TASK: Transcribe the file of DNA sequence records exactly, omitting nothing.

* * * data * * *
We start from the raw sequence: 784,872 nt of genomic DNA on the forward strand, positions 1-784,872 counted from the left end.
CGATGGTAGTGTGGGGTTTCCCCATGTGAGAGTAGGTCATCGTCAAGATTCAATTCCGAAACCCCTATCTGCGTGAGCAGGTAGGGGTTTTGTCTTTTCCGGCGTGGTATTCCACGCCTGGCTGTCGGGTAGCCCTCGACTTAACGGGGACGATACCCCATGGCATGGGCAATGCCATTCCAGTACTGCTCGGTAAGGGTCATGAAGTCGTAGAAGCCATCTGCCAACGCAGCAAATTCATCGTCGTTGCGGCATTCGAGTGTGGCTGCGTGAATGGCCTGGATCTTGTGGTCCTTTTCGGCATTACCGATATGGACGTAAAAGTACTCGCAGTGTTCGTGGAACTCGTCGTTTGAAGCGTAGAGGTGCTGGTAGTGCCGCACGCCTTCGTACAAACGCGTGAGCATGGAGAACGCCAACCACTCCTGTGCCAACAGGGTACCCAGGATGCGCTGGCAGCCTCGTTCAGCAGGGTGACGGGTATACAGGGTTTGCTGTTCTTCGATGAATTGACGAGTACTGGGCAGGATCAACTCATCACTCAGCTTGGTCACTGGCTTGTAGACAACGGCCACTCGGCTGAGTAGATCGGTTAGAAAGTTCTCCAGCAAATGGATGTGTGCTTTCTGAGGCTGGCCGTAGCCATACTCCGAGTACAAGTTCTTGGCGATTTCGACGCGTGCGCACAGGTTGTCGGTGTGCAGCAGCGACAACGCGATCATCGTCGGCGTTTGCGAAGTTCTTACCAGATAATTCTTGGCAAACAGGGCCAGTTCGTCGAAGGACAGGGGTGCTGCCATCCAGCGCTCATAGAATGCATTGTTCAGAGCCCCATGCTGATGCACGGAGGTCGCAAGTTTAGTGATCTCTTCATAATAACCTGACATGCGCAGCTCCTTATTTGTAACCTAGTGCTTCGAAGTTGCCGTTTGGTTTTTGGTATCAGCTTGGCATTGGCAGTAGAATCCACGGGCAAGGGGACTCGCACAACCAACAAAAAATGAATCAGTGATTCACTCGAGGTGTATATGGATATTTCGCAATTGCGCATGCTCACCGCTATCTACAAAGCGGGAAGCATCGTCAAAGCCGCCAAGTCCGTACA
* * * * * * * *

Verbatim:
We start from the raw sequence: 784,872 nt of genomic DNA on the forward strand, positions 1-784,872 counted from the left end.
CGATGGTAGTGTGGGGTTTCCCCATGTGAGAGTAGGTCATCGTCAAGATTCAATTCCGAAACCCCTATCTGCGTGAGCAGGTAGGGGTTTTGTCTTTTCCGGCGTGGTATTCCACGCCTGGCTGTCGGGTAGCCCTCGACTTAACGGGGACGATACCCCATGGCATGGGCAATGCCATTCCAGTACTGCTCGGTAAGGGTCATGAAGTCGTAGAAGCCATCTGCCAACGCAGCAAATTCATCGTCGTTGCGGCATTCGAGTGTGGCTGCGTGAATGGCCTGGATCTTGTGGTCCTTTTCGGCATTACCGATATGGACGTAAAAGTACTCGCAGTGTTCGTGGAACTCGTCGTTTGAAGCGTAGAGGTGCTGGTAGTGCCGCACGCCTTCGTACAAACGCGTGAGCATGGAGAACGCCAACCACTCCTGTGCCAACAGGGTACCCAGGATGCGCTGGCAGCCTCGTTCAGCAGGGTGACGGGTATACAGGGTTTGCTGTTCTTCGATGAATTGACGAGTACTGGGCAGGATCAACTCATCACTCAGCTTGGTCACTGGCTTGTAGACAACGGCCACTCGGCTGAGTAGATCGGTTAGAAAGTTCTCCAGCAAATGGATGTGTGCTTTCTGAGGCTGGCCGTAGCCATACTCCGAGTACAAGTTCTTGGCGATTTCGACGCGTGCGCACAGGTTGTCGGTGTGCAGCAGCGACAACGCGATCATCGTCGGCGTTTGCGAAGTTCTTACCAGATAATTCTTGGCAAACAGGGCCAGTTCGTCGAAGGACAGGGGTGCTGCCATCCAGCGCTCATAGAATGCATTGTTCAGAGCCCCATGCTGATGCACGGAGGTCGCAAGTTTAGTGATCTCTTCATAATAACCTGACATGCGCAGCTCCTTATTTGTAACCTAGTGCTTCGAAGTTGCCGTTTGGTTTTTGGTATCAGCTTGGCATTGGCAGTAGAATCCACGGGCAAGGGGACTCGCACAACCAACAAAAAATGAATCAGTGATTCACTCGAGGTGTATATGGATATTTCGCAATTGCGCATGCTCACCGCTATCTACAAAGCGGGAAGCATCGTCAAAGCCGCCAAGTCCGTACA